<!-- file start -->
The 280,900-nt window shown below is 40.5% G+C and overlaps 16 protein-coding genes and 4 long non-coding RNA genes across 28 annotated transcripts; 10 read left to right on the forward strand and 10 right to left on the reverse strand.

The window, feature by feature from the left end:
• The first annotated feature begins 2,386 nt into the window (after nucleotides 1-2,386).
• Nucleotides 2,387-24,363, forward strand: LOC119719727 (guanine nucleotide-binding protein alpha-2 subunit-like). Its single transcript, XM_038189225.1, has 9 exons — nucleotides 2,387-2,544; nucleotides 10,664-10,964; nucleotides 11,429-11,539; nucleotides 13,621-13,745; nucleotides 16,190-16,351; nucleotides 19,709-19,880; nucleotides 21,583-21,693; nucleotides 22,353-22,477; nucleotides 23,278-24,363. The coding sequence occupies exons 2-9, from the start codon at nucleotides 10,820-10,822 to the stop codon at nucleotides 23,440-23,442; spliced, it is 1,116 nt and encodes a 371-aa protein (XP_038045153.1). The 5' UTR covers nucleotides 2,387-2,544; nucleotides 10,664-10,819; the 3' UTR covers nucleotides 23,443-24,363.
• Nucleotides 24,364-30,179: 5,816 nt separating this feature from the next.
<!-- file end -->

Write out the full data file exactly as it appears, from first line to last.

The 280,900-nt window shown below is 40.5% G+C and overlaps 16 protein-coding genes and 4 long non-coding RNA genes across 28 annotated transcripts; 10 read left to right on the forward strand and 10 right to left on the reverse strand.

The window, feature by feature from the left end:
• The first annotated feature begins 2,386 nt into the window (after nucleotides 1-2,386).
• Nucleotides 2,387-24,363, forward strand: LOC119719727 (guanine nucleotide-binding protein alpha-2 subunit-like). Its single transcript, XM_038189225.1, has 9 exons — nucleotides 2,387-2,544; nucleotides 10,664-10,964; nucleotides 11,429-11,539; nucleotides 13,621-13,745; nucleotides 16,190-16,351; nucleotides 19,709-19,880; nucleotides 21,583-21,693; nucleotides 22,353-22,477; nucleotides 23,278-24,363. The coding sequence occupies exons 2-9, from the start codon at nucleotides 10,820-10,822 to the stop codon at nucleotides 23,440-23,442; spliced, it is 1,116 nt and encodes a 371-aa protein (XP_038045153.1). The 5' UTR covers nucleotides 2,387-2,544; nucleotides 10,664-10,819; the 3' UTR covers nucleotides 23,443-24,363.
• Nucleotides 24,364-30,179: 5,816 nt separating this feature from the next.